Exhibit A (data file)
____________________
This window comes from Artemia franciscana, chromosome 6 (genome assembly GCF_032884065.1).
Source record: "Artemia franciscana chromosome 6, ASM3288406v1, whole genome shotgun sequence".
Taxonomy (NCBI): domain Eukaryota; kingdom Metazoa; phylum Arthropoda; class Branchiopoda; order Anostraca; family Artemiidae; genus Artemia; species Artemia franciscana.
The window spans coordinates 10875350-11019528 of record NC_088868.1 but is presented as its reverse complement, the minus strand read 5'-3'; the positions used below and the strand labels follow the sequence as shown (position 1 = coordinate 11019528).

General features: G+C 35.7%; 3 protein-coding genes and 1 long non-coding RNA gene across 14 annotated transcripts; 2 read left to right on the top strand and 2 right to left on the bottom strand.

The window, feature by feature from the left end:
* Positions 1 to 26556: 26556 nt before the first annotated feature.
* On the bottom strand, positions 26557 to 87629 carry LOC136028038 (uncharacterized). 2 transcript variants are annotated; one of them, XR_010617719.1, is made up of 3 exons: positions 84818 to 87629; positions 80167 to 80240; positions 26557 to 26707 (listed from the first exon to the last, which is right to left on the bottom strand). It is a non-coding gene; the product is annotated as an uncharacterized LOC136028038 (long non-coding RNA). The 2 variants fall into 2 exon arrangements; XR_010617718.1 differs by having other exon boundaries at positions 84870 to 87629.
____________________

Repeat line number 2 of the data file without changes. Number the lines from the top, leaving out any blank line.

Source record: "Artemia franciscana chromosome 6, ASM3288406v1, whole genome shotgun sequence".